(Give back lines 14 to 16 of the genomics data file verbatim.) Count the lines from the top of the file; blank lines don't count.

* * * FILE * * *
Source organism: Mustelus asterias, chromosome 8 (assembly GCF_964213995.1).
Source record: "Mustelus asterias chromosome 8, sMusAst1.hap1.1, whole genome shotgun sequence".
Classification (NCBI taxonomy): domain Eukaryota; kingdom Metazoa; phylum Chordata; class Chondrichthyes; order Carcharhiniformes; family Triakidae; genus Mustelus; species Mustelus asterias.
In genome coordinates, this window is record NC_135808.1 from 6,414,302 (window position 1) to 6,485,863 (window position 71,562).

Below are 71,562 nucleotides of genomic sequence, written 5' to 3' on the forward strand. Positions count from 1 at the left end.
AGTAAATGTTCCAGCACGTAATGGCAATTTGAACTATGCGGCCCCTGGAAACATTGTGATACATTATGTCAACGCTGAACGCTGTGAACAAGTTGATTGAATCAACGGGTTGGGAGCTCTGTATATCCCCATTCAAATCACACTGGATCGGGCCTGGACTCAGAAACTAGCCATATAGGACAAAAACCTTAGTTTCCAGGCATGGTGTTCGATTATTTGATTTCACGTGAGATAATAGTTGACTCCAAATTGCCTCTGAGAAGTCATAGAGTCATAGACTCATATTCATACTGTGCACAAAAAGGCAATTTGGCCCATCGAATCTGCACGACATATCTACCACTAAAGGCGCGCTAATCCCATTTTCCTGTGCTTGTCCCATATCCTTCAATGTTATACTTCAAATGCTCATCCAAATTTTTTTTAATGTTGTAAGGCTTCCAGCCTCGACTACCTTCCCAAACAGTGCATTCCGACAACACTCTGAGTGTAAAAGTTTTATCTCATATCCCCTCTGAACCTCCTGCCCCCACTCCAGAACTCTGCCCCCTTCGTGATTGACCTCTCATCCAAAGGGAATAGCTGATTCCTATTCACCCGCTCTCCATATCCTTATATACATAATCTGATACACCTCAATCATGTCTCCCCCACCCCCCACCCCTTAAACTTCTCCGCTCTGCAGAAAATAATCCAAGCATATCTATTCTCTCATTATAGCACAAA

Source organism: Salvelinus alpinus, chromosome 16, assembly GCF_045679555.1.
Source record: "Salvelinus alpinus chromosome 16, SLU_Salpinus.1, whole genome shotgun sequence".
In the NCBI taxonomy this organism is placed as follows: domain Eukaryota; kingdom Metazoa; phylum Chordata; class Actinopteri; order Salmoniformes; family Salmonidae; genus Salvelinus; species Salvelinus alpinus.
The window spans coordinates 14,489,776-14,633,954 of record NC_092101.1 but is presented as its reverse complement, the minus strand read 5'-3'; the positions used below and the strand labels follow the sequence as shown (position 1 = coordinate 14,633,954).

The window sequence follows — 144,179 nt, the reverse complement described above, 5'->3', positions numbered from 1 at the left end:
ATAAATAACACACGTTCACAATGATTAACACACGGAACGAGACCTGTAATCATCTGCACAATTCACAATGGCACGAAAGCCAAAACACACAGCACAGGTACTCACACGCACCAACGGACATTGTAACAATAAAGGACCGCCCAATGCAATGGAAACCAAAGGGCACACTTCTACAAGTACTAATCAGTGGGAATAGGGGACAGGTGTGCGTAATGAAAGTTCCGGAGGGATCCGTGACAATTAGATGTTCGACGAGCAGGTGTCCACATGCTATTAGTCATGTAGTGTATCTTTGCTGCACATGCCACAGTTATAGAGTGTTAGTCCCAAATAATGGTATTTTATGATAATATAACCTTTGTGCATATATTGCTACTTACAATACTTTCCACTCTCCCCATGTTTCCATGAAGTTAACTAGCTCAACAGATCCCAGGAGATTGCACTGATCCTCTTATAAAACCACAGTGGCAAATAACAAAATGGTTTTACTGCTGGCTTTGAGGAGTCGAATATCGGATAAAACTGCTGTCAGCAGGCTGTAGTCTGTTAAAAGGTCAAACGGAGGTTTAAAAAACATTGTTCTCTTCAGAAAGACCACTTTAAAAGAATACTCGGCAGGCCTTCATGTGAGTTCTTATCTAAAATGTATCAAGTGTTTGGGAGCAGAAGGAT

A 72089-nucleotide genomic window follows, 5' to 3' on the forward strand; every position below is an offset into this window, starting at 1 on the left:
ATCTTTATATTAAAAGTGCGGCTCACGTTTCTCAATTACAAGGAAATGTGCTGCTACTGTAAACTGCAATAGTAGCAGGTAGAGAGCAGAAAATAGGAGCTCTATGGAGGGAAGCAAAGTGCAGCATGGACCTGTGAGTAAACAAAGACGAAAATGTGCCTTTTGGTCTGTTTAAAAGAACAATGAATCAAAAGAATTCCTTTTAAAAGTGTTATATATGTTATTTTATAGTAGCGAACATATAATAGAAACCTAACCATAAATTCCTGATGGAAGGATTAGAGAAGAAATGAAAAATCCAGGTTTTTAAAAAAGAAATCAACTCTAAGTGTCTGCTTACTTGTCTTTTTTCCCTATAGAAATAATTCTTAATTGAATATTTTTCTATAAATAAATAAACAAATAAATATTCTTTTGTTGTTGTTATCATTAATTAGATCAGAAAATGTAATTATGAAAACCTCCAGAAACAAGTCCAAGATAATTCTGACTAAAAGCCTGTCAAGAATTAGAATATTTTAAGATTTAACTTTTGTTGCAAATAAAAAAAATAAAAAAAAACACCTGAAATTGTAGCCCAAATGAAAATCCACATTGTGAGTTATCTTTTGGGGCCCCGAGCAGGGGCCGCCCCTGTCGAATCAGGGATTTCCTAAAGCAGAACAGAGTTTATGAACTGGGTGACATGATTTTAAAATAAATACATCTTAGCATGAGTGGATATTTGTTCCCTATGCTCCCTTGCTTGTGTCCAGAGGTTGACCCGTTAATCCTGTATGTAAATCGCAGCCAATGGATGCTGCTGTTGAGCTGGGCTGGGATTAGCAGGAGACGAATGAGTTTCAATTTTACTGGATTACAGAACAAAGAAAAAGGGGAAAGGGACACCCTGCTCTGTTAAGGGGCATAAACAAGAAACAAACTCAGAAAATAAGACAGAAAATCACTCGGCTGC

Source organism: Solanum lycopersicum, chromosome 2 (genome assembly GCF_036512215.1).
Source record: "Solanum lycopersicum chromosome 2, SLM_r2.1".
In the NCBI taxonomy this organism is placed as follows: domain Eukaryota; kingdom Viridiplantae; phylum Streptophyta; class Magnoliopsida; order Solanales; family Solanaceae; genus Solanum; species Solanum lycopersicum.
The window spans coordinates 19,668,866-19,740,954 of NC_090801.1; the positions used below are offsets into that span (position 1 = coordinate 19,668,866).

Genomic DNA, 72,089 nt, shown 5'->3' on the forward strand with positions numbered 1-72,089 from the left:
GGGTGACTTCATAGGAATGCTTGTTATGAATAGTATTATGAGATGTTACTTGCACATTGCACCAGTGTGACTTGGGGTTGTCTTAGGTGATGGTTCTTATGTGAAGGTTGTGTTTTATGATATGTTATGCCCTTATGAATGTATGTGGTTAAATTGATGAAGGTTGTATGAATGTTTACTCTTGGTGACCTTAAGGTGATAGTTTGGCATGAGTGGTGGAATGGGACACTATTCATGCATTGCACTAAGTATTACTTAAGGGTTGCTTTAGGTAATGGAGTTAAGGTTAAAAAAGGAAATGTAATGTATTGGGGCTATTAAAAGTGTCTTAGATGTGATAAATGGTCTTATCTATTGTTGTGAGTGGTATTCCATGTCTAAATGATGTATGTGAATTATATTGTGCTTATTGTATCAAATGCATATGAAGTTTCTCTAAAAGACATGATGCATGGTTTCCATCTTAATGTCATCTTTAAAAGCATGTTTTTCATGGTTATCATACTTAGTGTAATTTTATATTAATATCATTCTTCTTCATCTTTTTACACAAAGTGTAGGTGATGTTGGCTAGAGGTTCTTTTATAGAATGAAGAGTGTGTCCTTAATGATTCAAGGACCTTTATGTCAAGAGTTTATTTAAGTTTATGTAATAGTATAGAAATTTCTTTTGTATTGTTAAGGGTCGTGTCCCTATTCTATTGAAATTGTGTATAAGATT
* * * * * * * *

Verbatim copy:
ATCTTTATATTAAAAGTGCGGCTCACGTTTCTCAATTACAAGGAAATGTGCTGCTACTGTAAACTGCAATAGTAGCAGGTAGAGAGCAGAAAATAGGAGCTCTATGGAGGGAAGCAAAGTGCAGCATGGACCTGTGAGTAAACAAAGACGAAAATGTGCCTTTTGGTCTGTTTAAAAGAACAATGAATCAAAAGAATTCCTTTTAAAAGTGTTATATATGTTATTTTATAGTAGCGAACATATAATAGAAACCTAACCATAAATTCCTGATGGAAGGATTAGAGAAGAAATGAAAAATCCAGGTTTTTAAAAAAGAAATCAACTCTAAGTGTCTGCTTACTTGTCTTTTTTCCCTATAGAAATAATTCTTAATTGAATATTTTTCTATAAATAAATAAACAAATAAATATTCTTTTGTTGTTGTTATCATTAATTAGATCAGAAAATGTAATTATGAAAACCTCCAGAAACAAGTCCAAGATAATTCTGACTAAAAGCCTGTCAAGAATTAGAATATTTTAAGATTTAACTTTTGTTGCAAATAAAAAAAATAAAAAAAAACACCTGAAATTGTAGCCCAAATGAAAATCCACATTGTGAGTTATCTTTTGGGGCCCCGAGCAGGGGCCGCCCCTGTCGAATCAGGGATTTCCTAAAGCAGAACAGAGTTTATGAACTGGGTGACATGATTTTAAAATAAATACATCTTAGCATGAGTGGATATTTGTTCCCTATGCTCCCTTGCTTGTGTCCAGAGGTTGACCCGTTAATCCTGTATGTAAATCGCAGCCAATGGATGCTGCTGTTGAGCTGGGCTGGGATTAGCAGGAGACGAATGAGTTTCAATTTTACTGGATTACAGAACAAAGAAAAAGGGGAAAGGGACACCCTGCTCTGTTAAGGGGCATAAACAAGAAACAAACTCAGAAAATAAGACAGAAAATCACTCGGCTGC

Source organism: Solanum lycopersicum, chromosome 2 (genome assembly GCF_036512215.1).
Source record: "Solanum lycopersicum chromosome 2, SLM_r2.1".